Alexander Shlemenko, Bellator’s badass Russian middleweight, steps into his semifinal matchup against Brian Rogers on Saturday night with an advantage: he’s been here before.  In fact, it was Shlemenko who won the Season Two 185-pound scrum, with the victory earning him a shot at champ Hector Lombard.  And though the man with more spinning backfists than a Tae Kwon Do tournament fell short in his efforts to dethrone the king last year, he did end up going the full five-round distance, proving his mettle and establishing himself to be the kind of contender who’ll keep coming no matter what.

So who is this soft-spoken Russian?  MMA Convert got in touch with Shlemenko a few days before his Bellator 54 bout for some insight, and with the help of a translator, pinned him down for a little “Q” and “A”.

You’ve fought all over the world for a variety of promotions.  How do you like fighting in the United States and for Bellator?

I really enjoy fighting for Bellator.  It’s a good chance to showcase my skills to the American public.  It would be even better if there would be bonuses for KO of the night, submission of the night, or fight of the night, because I believe I would have a good chance of getting these bonuses.

How is it fighting in Russia compared to fighting in the US?  Do the audiences treat you differently?

There is a big difference in audiences.  In Russia I fight at home.  And in any country people are rooting for their countrymen.  So I get tremendous support from the public when I fight in Russia.  Another important issue is acclimatization.  I have to come to the US at least two weeks before my fight to acclimate.  And it is a known fact that today the US is the world center of MMA.  It’s a big industry here, and because of that all top fighters are fighting in the US, so competition is very high over here.

You have a very unique striking style that employs colorful but effective techniques.  You also looked smooth submitting Zelg Galesic. How much do you train striking compared to grappling?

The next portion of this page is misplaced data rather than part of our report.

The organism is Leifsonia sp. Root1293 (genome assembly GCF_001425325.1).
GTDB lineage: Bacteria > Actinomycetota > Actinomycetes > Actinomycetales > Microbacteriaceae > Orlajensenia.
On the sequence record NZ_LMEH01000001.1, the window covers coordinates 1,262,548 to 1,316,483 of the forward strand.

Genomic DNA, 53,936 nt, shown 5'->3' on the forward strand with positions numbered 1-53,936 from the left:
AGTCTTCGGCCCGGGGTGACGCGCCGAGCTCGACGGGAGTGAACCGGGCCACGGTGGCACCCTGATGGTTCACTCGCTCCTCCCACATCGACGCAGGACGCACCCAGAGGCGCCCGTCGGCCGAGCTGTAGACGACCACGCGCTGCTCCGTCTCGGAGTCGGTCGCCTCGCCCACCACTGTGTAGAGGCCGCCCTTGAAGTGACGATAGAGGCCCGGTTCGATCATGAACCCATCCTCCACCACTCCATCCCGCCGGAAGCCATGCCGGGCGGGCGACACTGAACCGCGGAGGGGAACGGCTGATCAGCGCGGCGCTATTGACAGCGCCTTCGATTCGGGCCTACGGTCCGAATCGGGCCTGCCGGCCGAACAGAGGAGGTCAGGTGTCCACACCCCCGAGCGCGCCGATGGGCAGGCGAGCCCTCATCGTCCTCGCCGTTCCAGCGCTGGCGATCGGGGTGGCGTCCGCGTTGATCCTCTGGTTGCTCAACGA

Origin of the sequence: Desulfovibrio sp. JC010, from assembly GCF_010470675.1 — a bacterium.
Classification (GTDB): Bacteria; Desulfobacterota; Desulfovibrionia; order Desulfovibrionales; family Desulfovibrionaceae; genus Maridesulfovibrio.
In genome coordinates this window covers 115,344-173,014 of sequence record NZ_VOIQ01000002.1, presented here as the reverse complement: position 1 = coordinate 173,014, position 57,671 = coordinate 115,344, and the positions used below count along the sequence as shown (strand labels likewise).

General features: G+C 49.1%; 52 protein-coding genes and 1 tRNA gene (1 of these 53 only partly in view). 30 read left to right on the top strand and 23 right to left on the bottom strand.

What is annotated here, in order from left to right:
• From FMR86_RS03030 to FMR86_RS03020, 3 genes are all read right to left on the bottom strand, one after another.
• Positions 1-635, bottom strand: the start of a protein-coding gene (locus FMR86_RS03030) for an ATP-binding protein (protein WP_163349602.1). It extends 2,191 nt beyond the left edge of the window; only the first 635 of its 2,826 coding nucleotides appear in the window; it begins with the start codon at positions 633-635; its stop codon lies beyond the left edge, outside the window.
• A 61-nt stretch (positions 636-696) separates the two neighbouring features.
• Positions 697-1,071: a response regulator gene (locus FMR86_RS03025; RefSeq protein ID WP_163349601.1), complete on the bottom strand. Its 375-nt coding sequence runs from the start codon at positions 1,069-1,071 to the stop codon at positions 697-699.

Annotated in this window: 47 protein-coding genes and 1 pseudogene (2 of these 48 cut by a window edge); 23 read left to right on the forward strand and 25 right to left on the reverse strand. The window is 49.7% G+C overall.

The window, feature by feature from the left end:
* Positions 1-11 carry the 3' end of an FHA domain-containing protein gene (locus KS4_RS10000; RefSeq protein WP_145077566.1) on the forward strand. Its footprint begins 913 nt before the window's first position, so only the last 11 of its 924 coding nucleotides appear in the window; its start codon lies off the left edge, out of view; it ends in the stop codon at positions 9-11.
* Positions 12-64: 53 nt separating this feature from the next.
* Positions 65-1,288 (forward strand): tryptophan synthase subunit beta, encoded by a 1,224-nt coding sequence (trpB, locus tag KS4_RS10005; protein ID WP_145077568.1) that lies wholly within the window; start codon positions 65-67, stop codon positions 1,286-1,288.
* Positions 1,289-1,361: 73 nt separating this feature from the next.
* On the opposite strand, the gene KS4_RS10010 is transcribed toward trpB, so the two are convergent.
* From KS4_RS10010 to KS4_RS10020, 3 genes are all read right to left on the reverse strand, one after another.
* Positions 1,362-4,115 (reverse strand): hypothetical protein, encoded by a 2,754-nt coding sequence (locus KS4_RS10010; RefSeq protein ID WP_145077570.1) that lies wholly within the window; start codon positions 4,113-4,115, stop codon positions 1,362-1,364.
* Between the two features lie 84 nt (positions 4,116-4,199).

I pay more attention and devote more time to grappling, because it used to be my weak point.

You’re facing Brian Rogers on Saturday, while Bryan Baker and Vitor Vianna are facing each other.  Who do you think will win between Baker and Vianna?

I think Brian Baker will win, because he has more experience fighting strong opponents.

You had a hard fight against Hector Lombard that went the distance.  If you get the chance to do it again, what would you like to do differently?

It will be a completely different fight.  I’ve been practicing takedown defense, standing up from the ground a lot, I’m much stronger physically now than I was when we fought.  So I’ll be able to defend his takedowns, he won’t be able to stall on the ground, and I would be able to beat him up and KO him standing.

Was Lombard your most difficult opponent?

Yes, Lombard was my most difficult opponent, because he was the most experienced, explosive and strongest fighter.  I also consider Lombard to be one of the best, if not the best, middleweights in the world right now.

If you win this Bellator tournament and defeat Lombard, what’s next?  What would you like to accomplish in mixed martial arts after that?

I don’t know who’ll be next, it’s a question for Bellator.  Whoever they would put in front of me.  But my main goal is to become the best middleweight fighter in the world.

You’ve been fighting since 2004 and you’ve had numerous wars – how many more fights does Alexander Shlemenko have in him?

A lot.  I think that I just started my professional career on a serious level one year ago, when I started to fight in the US for Bellator.  I still have a lot of work to do to improve myself, and become a better fighter, so I think my most tough and exciting fights are ahead of me.